9) what is your favorite beverage?
People will see me as very weird, but I don’t like being “normal” anyhow. My favorite beverage is fresh pure water. Sometimes I like a good fresh squeezed fruit juice or fresh pressed vegetable juice. I’m a vegan raw foodist so I eat really “weird” stuff compared to the mainstream, I basically eat the natural human diet, the one we were anatomically designed to eat. Coconut water is pretty good too. I don’t drink any alcohol, sodas, caffeine, sugar, etc. And for the record, I no longer do drugs. I’ve been 100% sober for 1 ½ years now. I just don’t have the need to poison myself anymore in any way shape or form, not in food, drink, or relationships.
10) you are a really rad musician. in your own words, will you tell us what cheryl hill has to offer with her music? what makes you YOU? what do you feel is your strongest asset?
Rad, now that’s an 80s word-lol! Well I think by now in this interview, you’ve kind of got an understanding of who I am-lol! I think with my music, I can offer some great songs with great messages that can cross many age groups and genres even though my main genre is rock. I hope my music and it’s message can serve as a ray of hope in a dying world, a call to action as well. What makes me me? How long do I have? LOL! I think just living my life the way I have has made me me. I’ve sort of been through it all, been to hell and back and am here to tell about it. When I graduated from college in 1996 I went into a major depression and almost committed suicide. In fact, the only reason I am here today is because I could not get the lock off my girlfriend’s gun. I’ve also been a homophobic gay-bashing Jesus freak- yeah go figure that! I had my first girlfriend in second grade and knew something was different about me then, and I’ve had girlfriends in high school and secret crushes in grade school and such, but I actually did not come out of the closet to myself till I was 27 years old and I just turned 39 in July. I came out to my parents and family about a year or two later when I went through my second “divorce”. It really hit me hard and I had no choice but to tell them because I needed their help just to function. I knew they’d be supportive but it was through so many years of self-hatred and self-loathing that made it hard to do as I still felt a twinge of shame. My Dad said, “We knew you were gay or on your way to being gay.” Now we both will oogle women together, I’m more like his son, but I always have been. I was such a tom-boy growing up. I dressed like a boy and acted like a boy and even went by the name “Chuck”. But I don’t feel transgendered in any way now. I like being a women and am very grateful I am a women. No offense to the guys, but I think men are disgusting vile creatures. I don’t hate men, some of my best friends are men, I just don’t want to be one or have sex with one-lol! Ok, so my strongest asset, musically I think it would be my voice and my songwriting skills. I have a very strong powerful and passionate voice. I took 2 years of classical voice at The University of Miami so I really learned how to develop my voice beyond anything I ever thought it was capable of. At one time, I had a 4 ½ octave range- I could hit Toni Braxton notes as well as Mariah Carey notes, now I just sing what is appropriate for the message of the song, but it’s nice to have a big range pallet to choose from. I’d also like to think I’m a pretty damn good songwriter. Not from an egotistical standpoint because I’ve really learned to silence my ego over the years. I think the ego is a bad thing and causes lots of problems. As a person, my strongest asset is that I’m “real”. I tell it like it is, I don’t sugar coat and I am very passionate about my causes which sometimes makes people falsely assume I am an angry person when I am not. I am so mellow and peaceful, but I do get passionate about things, but I think passion is what creates change and I don’t like the world I live in and I want to change it. I want to be a part of the solution not a part of the problem.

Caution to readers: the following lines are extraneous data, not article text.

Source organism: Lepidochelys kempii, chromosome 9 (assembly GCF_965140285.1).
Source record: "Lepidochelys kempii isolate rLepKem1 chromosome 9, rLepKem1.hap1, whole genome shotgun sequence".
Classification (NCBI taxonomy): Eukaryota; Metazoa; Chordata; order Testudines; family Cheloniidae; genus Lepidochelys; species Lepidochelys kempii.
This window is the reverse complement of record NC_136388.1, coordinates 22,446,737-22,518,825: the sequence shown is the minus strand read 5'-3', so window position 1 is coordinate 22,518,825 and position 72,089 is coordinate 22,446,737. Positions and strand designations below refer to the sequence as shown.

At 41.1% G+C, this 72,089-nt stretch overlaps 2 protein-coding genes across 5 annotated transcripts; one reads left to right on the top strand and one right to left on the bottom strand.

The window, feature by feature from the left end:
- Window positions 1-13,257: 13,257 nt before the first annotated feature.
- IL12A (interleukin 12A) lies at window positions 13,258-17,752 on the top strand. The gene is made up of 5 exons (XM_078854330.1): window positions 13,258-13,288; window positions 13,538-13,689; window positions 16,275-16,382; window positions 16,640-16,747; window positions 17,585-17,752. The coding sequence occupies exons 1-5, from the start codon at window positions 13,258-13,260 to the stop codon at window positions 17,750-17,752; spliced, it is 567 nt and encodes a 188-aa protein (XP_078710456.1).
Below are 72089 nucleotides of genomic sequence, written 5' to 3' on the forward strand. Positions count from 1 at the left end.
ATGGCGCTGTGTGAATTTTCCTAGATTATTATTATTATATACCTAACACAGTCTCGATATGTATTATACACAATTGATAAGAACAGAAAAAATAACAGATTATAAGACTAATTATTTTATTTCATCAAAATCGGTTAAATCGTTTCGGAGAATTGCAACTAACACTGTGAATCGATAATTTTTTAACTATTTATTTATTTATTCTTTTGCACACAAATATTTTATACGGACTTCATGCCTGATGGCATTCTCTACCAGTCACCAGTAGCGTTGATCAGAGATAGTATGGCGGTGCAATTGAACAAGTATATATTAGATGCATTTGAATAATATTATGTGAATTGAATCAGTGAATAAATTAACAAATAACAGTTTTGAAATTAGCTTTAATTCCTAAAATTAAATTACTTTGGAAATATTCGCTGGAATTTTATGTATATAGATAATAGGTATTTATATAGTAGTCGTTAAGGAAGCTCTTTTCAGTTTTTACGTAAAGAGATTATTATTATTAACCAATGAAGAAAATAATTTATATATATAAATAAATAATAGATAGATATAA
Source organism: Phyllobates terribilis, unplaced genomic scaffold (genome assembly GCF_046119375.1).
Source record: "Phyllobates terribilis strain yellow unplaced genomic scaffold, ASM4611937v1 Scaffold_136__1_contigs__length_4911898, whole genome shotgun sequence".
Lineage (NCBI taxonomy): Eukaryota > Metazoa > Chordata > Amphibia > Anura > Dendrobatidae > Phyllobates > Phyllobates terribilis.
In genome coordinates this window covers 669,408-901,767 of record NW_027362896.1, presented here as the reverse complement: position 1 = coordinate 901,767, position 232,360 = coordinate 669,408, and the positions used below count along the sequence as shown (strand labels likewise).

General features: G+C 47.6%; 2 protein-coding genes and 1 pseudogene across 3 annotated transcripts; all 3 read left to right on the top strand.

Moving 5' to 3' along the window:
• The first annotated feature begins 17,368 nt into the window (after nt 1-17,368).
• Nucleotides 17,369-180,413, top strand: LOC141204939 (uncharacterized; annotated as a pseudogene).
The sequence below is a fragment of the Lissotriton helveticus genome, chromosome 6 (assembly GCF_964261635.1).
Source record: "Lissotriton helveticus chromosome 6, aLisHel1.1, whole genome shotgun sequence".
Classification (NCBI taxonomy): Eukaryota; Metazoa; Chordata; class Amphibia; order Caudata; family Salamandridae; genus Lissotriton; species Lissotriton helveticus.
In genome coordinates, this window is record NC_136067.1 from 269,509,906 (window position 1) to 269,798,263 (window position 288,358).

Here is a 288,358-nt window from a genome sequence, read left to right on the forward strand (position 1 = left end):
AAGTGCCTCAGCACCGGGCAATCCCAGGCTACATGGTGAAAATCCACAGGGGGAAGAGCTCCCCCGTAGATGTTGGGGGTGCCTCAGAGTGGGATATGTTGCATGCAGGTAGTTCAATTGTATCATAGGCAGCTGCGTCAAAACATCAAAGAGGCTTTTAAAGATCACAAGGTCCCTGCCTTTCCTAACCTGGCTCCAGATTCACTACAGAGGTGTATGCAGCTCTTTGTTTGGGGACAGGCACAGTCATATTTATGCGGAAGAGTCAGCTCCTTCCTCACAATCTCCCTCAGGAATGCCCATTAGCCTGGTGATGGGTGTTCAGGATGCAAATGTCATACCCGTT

What a wonderful job Cheryl Hill did answering these questions! Let’s make sure to give her music a little love! Hope everyone had a wonderful summer, and spread the word about the wonderful OUTartists on this page!
Til next time!
Jeremy Gloff on behalf of OUTmusic